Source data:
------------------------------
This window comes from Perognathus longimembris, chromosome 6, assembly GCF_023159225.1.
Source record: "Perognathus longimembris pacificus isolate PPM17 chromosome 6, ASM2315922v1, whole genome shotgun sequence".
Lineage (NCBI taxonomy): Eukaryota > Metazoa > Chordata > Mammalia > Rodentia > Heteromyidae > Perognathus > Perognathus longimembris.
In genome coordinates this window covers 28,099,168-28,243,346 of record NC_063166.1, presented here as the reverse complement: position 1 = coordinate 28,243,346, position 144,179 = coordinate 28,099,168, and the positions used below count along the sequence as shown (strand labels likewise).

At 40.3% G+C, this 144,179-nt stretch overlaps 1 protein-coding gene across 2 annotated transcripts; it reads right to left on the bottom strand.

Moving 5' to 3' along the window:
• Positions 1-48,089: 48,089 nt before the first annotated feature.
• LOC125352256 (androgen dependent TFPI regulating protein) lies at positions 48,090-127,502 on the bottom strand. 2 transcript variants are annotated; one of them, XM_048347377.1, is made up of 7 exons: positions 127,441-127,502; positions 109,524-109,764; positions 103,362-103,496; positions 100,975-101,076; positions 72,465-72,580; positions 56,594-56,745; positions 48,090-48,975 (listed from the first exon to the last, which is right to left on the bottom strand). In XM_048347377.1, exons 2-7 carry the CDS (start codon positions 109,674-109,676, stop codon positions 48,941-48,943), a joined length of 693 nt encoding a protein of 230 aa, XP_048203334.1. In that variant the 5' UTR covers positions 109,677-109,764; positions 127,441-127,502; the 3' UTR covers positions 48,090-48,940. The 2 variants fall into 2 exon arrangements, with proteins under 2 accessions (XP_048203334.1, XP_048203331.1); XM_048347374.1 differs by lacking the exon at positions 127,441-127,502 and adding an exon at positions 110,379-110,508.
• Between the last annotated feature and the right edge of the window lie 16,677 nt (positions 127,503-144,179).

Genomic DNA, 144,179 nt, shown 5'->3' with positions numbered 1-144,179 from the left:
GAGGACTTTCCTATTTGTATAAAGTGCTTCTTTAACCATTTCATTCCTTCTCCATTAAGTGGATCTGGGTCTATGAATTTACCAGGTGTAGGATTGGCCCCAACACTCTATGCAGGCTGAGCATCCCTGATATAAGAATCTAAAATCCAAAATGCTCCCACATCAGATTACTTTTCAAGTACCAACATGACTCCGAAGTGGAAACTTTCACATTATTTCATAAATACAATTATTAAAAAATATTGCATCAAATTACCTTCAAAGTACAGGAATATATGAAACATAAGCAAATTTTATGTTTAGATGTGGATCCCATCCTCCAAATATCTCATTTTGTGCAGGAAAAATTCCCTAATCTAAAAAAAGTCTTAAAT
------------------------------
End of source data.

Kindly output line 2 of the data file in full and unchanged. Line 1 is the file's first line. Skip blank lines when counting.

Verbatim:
Source record: "Perognathus longimembris pacificus isolate PPM17 chromosome 6, ASM2315922v1, whole genome shotgun sequence".